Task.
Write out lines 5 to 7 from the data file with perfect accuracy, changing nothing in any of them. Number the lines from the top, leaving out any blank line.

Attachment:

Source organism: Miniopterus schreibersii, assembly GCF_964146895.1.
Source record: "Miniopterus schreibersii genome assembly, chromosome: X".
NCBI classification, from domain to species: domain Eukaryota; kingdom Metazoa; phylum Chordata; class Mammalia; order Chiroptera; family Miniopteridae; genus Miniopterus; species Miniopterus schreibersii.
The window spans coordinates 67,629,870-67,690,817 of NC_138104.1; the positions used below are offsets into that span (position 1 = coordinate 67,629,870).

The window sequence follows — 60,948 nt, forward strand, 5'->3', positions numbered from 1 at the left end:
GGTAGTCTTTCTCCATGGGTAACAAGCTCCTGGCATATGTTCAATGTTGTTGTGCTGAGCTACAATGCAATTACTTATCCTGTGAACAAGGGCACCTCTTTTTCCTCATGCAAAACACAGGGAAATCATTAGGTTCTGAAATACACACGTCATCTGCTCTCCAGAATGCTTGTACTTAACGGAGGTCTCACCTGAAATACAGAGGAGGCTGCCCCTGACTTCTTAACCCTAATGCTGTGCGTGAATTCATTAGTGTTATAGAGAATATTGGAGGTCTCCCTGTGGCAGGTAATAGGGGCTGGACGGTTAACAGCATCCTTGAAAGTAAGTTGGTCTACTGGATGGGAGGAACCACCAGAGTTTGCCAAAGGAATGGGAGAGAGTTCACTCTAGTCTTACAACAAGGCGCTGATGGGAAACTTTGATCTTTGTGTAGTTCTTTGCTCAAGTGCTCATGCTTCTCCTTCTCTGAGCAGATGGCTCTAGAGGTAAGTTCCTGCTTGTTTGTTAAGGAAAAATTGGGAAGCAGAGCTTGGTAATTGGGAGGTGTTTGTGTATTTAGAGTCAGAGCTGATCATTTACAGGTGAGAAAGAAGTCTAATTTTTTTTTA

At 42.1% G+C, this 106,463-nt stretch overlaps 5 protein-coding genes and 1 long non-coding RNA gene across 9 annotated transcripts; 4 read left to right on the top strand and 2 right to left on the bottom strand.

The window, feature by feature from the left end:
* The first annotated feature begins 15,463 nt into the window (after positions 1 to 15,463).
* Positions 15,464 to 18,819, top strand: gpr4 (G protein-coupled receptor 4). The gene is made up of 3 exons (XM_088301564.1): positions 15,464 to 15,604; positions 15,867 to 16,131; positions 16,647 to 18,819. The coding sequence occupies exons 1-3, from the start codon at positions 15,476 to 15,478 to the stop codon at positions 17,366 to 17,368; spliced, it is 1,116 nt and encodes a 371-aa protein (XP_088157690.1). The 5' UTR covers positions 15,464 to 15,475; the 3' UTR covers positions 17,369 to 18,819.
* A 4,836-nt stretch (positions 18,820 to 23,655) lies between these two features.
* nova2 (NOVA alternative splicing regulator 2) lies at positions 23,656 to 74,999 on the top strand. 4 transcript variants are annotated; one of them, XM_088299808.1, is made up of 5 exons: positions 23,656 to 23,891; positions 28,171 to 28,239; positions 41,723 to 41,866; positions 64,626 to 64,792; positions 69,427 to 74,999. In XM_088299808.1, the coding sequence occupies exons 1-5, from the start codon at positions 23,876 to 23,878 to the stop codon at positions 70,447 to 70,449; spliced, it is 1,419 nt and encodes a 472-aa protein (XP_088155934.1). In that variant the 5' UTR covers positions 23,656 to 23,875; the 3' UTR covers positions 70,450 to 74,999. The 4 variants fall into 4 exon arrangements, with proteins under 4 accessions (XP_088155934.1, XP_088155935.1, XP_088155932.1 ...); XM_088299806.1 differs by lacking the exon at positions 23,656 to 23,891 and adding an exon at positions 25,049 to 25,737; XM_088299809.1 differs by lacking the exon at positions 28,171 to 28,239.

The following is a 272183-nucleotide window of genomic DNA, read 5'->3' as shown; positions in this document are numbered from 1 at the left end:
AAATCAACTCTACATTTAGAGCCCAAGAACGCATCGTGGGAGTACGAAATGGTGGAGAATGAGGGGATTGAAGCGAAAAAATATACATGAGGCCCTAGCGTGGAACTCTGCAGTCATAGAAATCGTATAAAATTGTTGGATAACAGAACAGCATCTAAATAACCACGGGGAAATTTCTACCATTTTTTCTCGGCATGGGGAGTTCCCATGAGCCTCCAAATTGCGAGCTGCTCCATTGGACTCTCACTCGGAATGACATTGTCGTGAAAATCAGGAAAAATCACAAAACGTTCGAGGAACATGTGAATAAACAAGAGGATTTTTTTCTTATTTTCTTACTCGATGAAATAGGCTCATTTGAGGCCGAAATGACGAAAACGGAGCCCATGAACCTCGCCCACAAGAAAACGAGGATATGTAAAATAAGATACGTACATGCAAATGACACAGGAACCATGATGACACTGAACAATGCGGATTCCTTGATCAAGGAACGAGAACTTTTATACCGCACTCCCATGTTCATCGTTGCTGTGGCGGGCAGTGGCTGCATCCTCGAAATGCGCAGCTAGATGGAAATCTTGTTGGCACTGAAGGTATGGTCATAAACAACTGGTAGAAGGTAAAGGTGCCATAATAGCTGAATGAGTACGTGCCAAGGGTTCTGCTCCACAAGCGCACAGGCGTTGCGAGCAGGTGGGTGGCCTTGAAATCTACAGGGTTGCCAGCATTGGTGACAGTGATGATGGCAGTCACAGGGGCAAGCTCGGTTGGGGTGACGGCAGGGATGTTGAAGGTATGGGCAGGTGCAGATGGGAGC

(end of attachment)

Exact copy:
The window sequence follows — 60,948 nt, forward strand, 5'->3', positions numbered from 1 at the left end:
GGTAGTCTTTCTCCATGGGTAACAAGCTCCTGGCATATGTTCAATGTTGTTGTGCTGAGCTACAATGCAATTACTTATCCTGTGAACAAGGGCACCTCTTTTTCCTCATGCAAAACACAGGGAAATCATTAGGTTCTGAAATACACACGTCATCTGCTCTCCAGAATGCTTGTACTTAACGGAGGTCTCACCTGAAATACAGAGGAGGCTGCCCCTGACTTCTTAACCCTAATGCTGTGCGTGAATTCATTAGTGTTATAGAGAATATTGGAGGTCTCCCTGTGGCAGGTAATAGGGGCTGGACGGTTAACAGCATCCTTGAAAGTAAGTTGGTCTACTGGATGGGAGGAACCACCAGAGTTTGCCAAAGGAATGGGAGAGAGTTCACTCTAGTCTTACAACAAGGCGCTGATGGGAAACTTTGATCTTTGTGTAGTTCTTTGCTCAAGTGCTCATGCTTCTCCTTCTCTGAGCAGATGGCTCTAGAGGTAAGTTCCTGCTTGTTTGTTAAGGAAAAATTGGGAAGCAGAGCTTGGTAATTGGGAGGTGTTTGTGTATTTAGAGTCAGAGCTGATCATTTACAGGTGAGAAAGAAGTCTAATTTTTTTTTA

At 42.1% G+C, this 106,463-nt stretch overlaps 5 protein-coding genes and 1 long non-coding RNA gene across 9 annotated transcripts; 4 read left to right on the top strand and 2 right to left on the bottom strand.